GOP to select nine replacement options for three county commissioners this Saturday

By: 
RaeLynn Ricarte
Editor

The Stevens County Republican Party is expecting a long day on Saturday, Oct. 10, when they convene to select nine nominees for three vacated county commissioner positions.

Mitch Short, chair of the party, said there were 28 candidates as of press time on Monday. He said more applicants were expected and everyone who came forward would be given the opportunity to make a short speech and then answer a question posed by all or some of 28 elected Precinct Committee Officers. Each candidate has been asked to provide a cover letter, resume and answer a questionnaire in advance of the proceedings. The doors at the Chewelah Civic Center, 301 E. Clay Street, open at 9 a.m. on that day and the proceedings begin about an hour later.

“People are welcome to come and observe,” said Short.

He said masks will be required for entry and those in attendance will be spaced out to comply with social distancing guidelines.

“If we start filling up the space then we will need to limit attendance to meet the guidelines,” he said.

Once all of the candidates have been heard from, Short said the PCOs will vote on three candidates for each of Districts 1, 2 and 3. Those districts no longer have representation following the conclusion of a lawsuit that found them liable for misspending public funds on two private projects. Wes McCart, Steve Parker and Don Dashiell, all Republicans, could no longer serve following that ruling by Spokane Superior Court Judge Maryann Moreno because their surety bonds were violated.

The bonds are a type of liability insurance to protect citizens against wrongful decisions made by elected officials. State archives show that the last time an entire board was replaced for misconduct was in 1939, so the local GOP is faced with a rare process.

Short said the names of three finalists in each district will be submitted to Gov. Jay Inslee for consideration. He will pick a person to serve from two districts and they will pick the third. The names of the nominees will be made public, said Short.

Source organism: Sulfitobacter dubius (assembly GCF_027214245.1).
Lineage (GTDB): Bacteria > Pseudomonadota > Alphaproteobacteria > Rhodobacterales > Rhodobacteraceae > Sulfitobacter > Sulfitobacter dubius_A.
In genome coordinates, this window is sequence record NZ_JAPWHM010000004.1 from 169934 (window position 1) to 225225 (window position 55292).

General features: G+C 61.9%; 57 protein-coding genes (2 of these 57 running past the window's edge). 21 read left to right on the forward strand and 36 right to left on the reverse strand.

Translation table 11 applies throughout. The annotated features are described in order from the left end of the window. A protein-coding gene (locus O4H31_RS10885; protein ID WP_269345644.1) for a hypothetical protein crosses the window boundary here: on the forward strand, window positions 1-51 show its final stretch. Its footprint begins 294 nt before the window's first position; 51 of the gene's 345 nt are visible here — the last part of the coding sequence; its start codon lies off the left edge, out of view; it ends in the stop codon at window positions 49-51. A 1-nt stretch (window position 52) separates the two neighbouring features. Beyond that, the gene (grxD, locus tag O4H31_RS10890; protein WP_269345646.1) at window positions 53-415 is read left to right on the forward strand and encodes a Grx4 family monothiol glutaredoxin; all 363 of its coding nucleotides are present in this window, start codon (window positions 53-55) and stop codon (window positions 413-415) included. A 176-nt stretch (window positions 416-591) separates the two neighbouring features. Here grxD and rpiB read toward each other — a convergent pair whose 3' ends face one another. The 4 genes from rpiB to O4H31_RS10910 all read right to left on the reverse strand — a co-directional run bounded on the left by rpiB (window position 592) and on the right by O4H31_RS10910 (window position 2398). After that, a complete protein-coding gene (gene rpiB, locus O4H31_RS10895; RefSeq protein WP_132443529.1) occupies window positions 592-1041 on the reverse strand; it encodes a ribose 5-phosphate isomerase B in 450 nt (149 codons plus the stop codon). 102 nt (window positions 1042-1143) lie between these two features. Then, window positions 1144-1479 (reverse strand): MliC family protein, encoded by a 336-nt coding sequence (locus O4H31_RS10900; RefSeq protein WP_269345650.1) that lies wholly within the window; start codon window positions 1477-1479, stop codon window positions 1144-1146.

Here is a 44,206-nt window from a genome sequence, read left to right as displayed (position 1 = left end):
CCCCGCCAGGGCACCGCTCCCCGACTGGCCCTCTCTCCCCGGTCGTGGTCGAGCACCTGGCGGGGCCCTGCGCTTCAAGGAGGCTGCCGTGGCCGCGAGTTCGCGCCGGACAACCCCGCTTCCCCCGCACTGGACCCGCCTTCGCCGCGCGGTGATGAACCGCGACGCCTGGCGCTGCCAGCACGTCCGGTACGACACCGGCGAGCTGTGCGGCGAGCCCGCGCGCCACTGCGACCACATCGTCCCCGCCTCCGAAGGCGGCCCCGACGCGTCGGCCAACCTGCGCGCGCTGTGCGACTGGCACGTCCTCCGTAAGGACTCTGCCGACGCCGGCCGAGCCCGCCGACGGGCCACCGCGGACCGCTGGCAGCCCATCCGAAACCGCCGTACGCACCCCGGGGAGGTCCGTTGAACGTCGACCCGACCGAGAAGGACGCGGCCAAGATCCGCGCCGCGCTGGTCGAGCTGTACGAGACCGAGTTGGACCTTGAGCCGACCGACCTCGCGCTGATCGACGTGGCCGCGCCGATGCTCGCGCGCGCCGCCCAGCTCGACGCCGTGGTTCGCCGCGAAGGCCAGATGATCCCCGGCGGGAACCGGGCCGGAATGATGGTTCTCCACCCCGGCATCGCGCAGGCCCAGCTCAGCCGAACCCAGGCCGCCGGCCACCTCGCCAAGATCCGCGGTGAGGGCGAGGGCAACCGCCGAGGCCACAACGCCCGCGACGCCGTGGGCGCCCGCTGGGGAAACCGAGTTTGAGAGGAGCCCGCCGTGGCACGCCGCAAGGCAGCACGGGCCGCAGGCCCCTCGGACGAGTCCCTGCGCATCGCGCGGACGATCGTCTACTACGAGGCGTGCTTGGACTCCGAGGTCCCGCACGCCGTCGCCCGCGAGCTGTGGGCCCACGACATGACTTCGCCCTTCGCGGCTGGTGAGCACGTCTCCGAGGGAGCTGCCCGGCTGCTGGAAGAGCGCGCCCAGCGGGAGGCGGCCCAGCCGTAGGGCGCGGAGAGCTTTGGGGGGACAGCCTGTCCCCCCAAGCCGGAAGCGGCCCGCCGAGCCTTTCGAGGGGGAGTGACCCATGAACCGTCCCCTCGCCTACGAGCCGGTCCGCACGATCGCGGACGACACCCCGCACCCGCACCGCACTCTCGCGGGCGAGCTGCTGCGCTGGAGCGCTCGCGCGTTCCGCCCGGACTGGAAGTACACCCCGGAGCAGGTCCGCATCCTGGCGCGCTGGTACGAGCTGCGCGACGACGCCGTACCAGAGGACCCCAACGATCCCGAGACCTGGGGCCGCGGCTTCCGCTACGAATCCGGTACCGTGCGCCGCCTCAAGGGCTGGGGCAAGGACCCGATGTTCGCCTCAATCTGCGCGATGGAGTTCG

People interested in applying can still do so via an email contact form at www.stevenscountyrepulicans.org or through the party's Facebook page. Short said the governor has 30 days to make the appointments, but is aware of the situation so could move faster. Inslee might also choose, said Short, to let the District 1 and District 3 positions be decided by voters on Nov. 3.

McCart is facing off with Democrat Mike Bell in the District 1 race. McCart captured nearly 72% of the vote in the August primary and said last week that there will be no difficulty securing another bond if he is elected.

Parker lost the District 3 race in August and the contenders for that seat in November are Republican Greg Young and Malcolm Friedman, who is unaffiliated with a political party. Dashiell had two years left on his term for District 2. However, by state law the person appointed to fill his spot will have to run for election in November 2021. Meanwhile, five of the seven elected officials running county departments took an oath of office Oct. 1 as interim commissioners.

They also obtained an extra bond to be able to make financial decisions for the county until new commissioners are in place. The interim board elected Sheriff Brad Manke as chair and then set to work to process applications for businesses that have been approved for grants up to $10,000 from federal stimulus dollars.

Those applications have been on hold the past month and the clock is ticking on funding availability. If the county does not distribute the $2.5 million it received by the end of November, the funds will have to be returned to the state Department of Commerce. The former commission set aside $500,000 to cover county expenses related to the COVID-19 crisis, including provision of personal protection equipment and sanitation supplies.

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